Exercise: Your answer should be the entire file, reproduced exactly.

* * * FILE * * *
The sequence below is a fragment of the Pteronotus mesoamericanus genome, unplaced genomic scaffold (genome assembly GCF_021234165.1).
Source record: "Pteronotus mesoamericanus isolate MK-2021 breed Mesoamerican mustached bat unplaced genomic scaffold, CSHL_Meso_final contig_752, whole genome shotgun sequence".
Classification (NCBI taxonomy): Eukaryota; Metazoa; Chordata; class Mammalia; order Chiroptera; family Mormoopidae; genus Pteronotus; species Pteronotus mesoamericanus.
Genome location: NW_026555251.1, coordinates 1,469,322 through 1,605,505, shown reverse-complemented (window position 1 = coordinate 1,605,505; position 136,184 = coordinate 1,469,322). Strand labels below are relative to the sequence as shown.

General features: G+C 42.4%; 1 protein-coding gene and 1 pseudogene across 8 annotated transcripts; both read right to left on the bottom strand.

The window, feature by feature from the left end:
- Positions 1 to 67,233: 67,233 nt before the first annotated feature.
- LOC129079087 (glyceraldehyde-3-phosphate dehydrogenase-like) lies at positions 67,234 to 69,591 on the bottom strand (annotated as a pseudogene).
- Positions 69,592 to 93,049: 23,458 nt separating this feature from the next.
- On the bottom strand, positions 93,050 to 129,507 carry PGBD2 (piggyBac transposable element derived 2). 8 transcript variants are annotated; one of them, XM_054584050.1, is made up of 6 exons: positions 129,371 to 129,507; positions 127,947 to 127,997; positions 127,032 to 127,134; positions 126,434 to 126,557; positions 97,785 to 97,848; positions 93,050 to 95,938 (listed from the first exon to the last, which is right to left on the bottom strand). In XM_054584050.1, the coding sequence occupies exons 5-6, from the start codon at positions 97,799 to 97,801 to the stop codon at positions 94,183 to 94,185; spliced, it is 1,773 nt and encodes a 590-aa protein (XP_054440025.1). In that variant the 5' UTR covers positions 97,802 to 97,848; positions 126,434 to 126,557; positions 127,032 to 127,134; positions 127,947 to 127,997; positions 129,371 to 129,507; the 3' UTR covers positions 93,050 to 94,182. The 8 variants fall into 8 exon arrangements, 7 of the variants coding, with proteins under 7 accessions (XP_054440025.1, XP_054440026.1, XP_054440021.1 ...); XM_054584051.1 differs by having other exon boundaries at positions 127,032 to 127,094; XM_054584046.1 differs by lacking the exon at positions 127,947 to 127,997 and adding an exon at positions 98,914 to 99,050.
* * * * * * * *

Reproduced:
The sequence below is a fragment of the Pteronotus mesoamericanus genome, unplaced genomic scaffold (genome assembly GCF_021234165.1).
Source record: "Pteronotus mesoamericanus isolate MK-2021 breed Mesoamerican mustached bat unplaced genomic scaffold, CSHL_Meso_final contig_752, whole genome shotgun sequence".
Classification (NCBI taxonomy): Eukaryota; Metazoa; Chordata; class Mammalia; order Chiroptera; family Mormoopidae; genus Pteronotus; species Pteronotus mesoamericanus.
Genome location: NW_026555251.1, coordinates 1,469,322 through 1,605,505, shown reverse-complemented (window position 1 = coordinate 1,605,505; position 136,184 = coordinate 1,469,322). Strand labels below are relative to the sequence as shown.

General features: G+C 42.4%; 1 protein-coding gene and 1 pseudogene across 8 annotated transcripts; both read right to left on the bottom strand.

The window, feature by feature from the left end:
- Positions 1 to 67,233: 67,233 nt before the first annotated feature.
- LOC129079087 (glyceraldehyde-3-phosphate dehydrogenase-like) lies at positions 67,234 to 69,591 on the bottom strand (annotated as a pseudogene).
- Positions 69,592 to 93,049: 23,458 nt separating this feature from the next.
- On the bottom strand, positions 93,050 to 129,507 carry PGBD2 (piggyBac transposable element derived 2). 8 transcript variants are annotated; one of them, XM_054584050.1, is made up of 6 exons: positions 129,371 to 129,507; positions 127,947 to 127,997; positions 127,032 to 127,134; positions 126,434 to 126,557; positions 97,785 to 97,848; positions 93,050 to 95,938 (listed from the first exon to the last, which is right to left on the bottom strand). In XM_054584050.1, the coding sequence occupies exons 5-6, from the start codon at positions 97,799 to 97,801 to the stop codon at positions 94,183 to 94,185; spliced, it is 1,773 nt and encodes a 590-aa protein (XP_054440025.1). In that variant the 5' UTR covers positions 97,802 to 97,848; positions 126,434 to 126,557; positions 127,032 to 127,134; positions 127,947 to 127,997; positions 129,371 to 129,507; the 3' UTR covers positions 93,050 to 94,182. The 8 variants fall into 8 exon arrangements, 7 of the variants coding, with proteins under 7 accessions (XP_054440025.1, XP_054440026.1, XP_054440021.1 ...); XM_054584051.1 differs by having other exon boundaries at positions 127,032 to 127,094; XM_054584046.1 differs by lacking the exon at positions 127,947 to 127,997 and adding an exon at positions 98,914 to 99,050.